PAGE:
Research studies show that math and reading skills can rapidly decline over the summer months when children are out of school. But by encouraging children to keep their skills sharp during the summertime, experts say parents can prevent regression of key skills.
"A little bit of reading, you know, a couple times a week is all it really takes," said Dr. Corinn Cross of the American Academy of Pediatrics.
Some parents use vacations or museum visits as a way to encourage their kids to learn during their summer break, like parent Maggie Neilson.
"Get them reading, get them to museums, or studying for a trip we might go on, or whatever the case might be," said Neilson.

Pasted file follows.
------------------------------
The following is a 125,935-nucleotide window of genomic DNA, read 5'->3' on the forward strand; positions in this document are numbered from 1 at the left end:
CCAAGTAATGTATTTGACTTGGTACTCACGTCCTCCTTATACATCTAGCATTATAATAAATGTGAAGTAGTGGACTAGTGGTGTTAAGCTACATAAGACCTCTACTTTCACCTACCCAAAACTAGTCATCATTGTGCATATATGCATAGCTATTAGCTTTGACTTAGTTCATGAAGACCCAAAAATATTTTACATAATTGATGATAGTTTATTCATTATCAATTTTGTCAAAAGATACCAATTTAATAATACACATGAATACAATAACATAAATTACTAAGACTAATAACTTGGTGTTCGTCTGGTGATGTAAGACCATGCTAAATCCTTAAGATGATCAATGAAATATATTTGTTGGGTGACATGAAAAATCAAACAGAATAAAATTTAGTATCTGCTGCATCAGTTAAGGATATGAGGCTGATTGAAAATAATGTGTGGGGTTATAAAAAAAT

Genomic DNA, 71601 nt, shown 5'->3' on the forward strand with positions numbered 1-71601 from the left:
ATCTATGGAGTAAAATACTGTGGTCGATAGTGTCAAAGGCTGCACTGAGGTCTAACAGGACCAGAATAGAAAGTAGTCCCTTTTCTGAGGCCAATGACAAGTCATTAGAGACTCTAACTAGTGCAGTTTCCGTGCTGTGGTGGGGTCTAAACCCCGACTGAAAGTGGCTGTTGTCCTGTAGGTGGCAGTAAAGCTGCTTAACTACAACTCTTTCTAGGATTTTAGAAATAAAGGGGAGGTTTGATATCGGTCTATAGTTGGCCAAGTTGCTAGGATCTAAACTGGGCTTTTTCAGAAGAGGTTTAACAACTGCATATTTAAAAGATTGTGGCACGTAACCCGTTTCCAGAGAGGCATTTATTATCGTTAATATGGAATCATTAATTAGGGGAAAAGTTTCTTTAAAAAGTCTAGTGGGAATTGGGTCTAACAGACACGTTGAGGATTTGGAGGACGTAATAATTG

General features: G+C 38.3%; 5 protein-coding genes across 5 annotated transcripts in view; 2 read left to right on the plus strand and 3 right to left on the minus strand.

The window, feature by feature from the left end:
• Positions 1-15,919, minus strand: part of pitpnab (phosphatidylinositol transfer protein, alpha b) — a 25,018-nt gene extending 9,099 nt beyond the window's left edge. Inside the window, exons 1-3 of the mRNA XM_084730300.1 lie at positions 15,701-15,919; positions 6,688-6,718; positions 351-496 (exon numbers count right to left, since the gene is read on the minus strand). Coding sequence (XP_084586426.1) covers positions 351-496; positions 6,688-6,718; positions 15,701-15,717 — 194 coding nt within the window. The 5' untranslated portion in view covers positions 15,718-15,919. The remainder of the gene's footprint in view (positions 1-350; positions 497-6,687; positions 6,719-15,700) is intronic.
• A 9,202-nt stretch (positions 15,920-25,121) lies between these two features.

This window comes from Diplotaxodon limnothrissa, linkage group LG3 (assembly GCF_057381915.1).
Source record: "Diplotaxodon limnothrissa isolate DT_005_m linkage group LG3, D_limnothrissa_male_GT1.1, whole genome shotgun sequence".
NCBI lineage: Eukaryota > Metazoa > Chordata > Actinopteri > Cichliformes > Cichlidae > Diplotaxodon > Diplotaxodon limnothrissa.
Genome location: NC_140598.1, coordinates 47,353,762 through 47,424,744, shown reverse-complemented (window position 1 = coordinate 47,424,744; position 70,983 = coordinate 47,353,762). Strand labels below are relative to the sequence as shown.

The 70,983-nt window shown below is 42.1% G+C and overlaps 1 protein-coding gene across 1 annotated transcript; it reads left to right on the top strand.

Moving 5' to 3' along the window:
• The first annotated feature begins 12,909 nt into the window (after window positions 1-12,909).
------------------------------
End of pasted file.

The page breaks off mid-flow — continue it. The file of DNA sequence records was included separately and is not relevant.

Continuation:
Dr. Cross said summer learning is especially important for younger students, to keep the momentum going.
"You don't want to really have pushed it and really tried to have learned how to read in kindergarten, first, second grade and then do nothing for two and a half months, because they really do fall behind," Dr. Cross said.
In addition to reading 30 minutes a day, experts say parents should encourage their children to keep a journal or write letters as a way to practice writing over the summer.
Most importantly, though, experts stress the importance of balancing learning and fun.